Chuks Iloegbunam captures this unusual development in the book thus: ‘The people rose with one voice, swearing that they were not followers of Peter Obi but advocates for a better Nigeria who see Mr Obi’s candidacy as an instrument for actualizing their political objective. Soon posters appeared, bearing the message that “Peter Obi is not contesting for President of Nigeria. It is Nigerians that are contesting through Peter Obi.”’ So, who actually is this unusual politician that has so captured the imagination and devotion of Nigerian youth? Peter Obi’s life story is pretty simple and straightforward. He was born in the commercial city of Onitsha by dotting parents in 1961. He attended the famous Christ the King College, Onitsha, (CKC) and then moved on to University of Nigeria, Nsukka where he studied philosophy, graduating with honours in 1984. He then began his public career as a businessman.
Peter Obi has always proudly identified himself as an ‘Onitsha-based trader.’ However, the truth of the matter is that he is actually a savvy businessman with interests spanning banking, wholesale and retail, emerging as the youngest chairman of a publicly-quoted bank when he took charge of Fidelity Bank. Obi cut his teeth as an entrepreneur as a teenager in Christ the King College when he began to sell goods to his classmates. And he has not looked back since. However, as Chuks Iloegbunam has argued in this eminently-readable book, Peter Obi’s real heart lay in public service, not business. Thus he entered the political fray as governorship candidate of the All Progressives Grand Alliance (APGA) in Anambra State in the 2003 election. Chris Ngige of the PDP rigged himself into office as governor instead, but Peter Obi would have none of it. He fought all the way through the courts and reclaimed his mandate in 2006. But hardly had he settled down to govern when the state House of Assembly, following directions from Abuja, illegally impeached him. Again Obi fought back, and eventually returned to office and governed for his full term of eight years.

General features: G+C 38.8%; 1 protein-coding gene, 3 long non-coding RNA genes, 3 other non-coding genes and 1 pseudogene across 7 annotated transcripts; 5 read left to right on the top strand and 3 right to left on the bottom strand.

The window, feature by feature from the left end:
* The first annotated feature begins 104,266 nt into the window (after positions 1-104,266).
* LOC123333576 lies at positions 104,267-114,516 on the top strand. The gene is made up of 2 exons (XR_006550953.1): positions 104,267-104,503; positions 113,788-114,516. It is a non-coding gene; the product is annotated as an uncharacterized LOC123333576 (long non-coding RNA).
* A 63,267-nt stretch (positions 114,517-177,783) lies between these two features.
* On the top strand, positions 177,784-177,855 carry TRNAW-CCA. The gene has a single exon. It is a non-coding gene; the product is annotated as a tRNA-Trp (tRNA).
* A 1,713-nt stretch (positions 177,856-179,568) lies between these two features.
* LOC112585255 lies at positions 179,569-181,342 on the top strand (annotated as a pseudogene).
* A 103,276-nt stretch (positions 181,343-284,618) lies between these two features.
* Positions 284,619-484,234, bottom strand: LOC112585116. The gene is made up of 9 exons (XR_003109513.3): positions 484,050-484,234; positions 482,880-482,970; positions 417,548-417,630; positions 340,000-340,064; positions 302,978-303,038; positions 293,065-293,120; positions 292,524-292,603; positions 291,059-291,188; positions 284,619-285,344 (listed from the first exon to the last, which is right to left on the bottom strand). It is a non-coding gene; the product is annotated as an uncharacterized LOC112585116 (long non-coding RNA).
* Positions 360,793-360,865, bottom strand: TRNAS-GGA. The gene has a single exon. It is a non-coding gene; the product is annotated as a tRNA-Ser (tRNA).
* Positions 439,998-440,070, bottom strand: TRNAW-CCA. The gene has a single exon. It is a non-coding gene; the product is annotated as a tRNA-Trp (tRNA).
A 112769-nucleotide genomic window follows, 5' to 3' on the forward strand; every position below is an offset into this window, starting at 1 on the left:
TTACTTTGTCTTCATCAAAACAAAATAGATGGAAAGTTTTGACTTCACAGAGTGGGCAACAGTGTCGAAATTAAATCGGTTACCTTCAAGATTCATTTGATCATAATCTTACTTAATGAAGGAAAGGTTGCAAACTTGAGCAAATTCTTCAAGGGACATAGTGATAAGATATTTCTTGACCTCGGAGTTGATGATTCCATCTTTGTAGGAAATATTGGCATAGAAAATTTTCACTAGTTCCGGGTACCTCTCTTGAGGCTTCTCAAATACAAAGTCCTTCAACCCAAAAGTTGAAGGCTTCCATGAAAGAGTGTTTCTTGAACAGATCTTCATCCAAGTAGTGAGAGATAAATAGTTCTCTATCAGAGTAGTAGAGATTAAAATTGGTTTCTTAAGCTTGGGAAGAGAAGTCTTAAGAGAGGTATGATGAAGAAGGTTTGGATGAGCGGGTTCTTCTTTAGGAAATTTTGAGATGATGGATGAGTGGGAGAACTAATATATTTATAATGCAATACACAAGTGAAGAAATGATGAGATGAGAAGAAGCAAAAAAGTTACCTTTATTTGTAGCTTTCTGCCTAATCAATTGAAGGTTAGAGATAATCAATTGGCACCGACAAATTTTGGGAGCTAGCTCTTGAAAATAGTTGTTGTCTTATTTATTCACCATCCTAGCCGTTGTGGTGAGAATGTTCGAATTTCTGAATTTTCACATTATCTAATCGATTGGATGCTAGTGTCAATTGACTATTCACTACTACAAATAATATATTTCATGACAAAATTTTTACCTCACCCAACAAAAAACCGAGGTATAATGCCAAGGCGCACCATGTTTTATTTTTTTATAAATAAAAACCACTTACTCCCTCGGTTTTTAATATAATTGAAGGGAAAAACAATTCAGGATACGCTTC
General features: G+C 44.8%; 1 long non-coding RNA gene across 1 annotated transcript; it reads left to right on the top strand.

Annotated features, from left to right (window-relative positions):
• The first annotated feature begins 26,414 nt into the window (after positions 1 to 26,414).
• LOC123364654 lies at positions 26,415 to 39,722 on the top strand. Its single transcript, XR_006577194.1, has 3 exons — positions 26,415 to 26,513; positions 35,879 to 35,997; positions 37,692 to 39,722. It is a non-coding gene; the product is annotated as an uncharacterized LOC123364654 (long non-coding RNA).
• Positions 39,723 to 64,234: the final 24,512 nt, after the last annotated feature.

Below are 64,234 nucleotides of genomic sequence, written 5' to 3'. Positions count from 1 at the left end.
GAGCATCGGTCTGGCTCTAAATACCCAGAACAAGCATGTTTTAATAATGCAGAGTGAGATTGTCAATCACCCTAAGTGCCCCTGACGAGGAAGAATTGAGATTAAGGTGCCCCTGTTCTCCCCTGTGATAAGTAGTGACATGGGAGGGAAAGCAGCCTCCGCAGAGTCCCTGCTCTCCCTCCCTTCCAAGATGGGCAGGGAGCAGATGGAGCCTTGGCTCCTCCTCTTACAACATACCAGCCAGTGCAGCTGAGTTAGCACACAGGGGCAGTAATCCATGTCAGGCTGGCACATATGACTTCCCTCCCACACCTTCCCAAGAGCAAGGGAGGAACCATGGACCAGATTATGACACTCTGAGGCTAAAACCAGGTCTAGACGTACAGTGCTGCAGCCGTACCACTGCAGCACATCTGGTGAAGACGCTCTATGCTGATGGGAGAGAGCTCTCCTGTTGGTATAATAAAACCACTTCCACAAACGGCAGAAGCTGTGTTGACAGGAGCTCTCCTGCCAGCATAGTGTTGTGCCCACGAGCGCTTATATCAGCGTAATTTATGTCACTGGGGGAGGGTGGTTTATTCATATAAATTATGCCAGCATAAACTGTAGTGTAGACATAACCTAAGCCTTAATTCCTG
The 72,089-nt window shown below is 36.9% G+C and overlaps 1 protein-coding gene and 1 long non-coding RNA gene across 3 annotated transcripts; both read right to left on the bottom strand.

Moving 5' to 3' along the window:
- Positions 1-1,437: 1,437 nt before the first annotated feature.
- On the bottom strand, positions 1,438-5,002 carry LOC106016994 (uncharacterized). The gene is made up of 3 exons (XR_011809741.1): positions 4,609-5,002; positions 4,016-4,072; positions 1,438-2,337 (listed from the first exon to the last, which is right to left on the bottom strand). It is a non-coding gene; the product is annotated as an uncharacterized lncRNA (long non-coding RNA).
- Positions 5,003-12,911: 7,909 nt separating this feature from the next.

The book concludes with a set of essays, each taking a peek at the unusual Peter Obi political phenomenon, by such leading intellectuals as Festus Adedayo, Okey Ndibe, Farooq Kperogi and Obi Nwakanma. All these authors agree with Chuks Iloegbunam’s main thesis that Peter Obi emerged as a shining star in the Nigerian political firmament because previous politicians had pushed the country into the gutter of poverty, corruption and bad governance and that at long last ordinary Nigerians are standing up and saying that enough is enough. Festus Adedayo even compares Peter Obi to Rosa Parks, the quiet and demure African American lady who embraced immortality by triggering the Civil Rights Movement in the United States in the 1950s.
You can feel the author’s outrage that such personalities as Atiku Abubakar and Bola Tinubu are offering themselves to be elected president even when they are challenged morally and intellectually. As Iloegbunam states in his book, Bloomberg, the New York-based news service, has pointed out that these two presidential candidates have been investigated for corruptly enriching themselves. It is clear that in the 2023 presidential election the Nigerian people will be called upon to make a choice between the old politics of plunder and corruption, and the new regime of honesty and public service that Peter Obi represents.
Chuks Iloegbunaam’s passionately-argued book, ‘The Promise Of A New Era’, leaves no one in doubt as to who Nigerians should vote for.
*Dr Okonta was until recently Leverhulme Early Career Fellow in the Department of Politics, University of Oxford. He now lives in Abuja.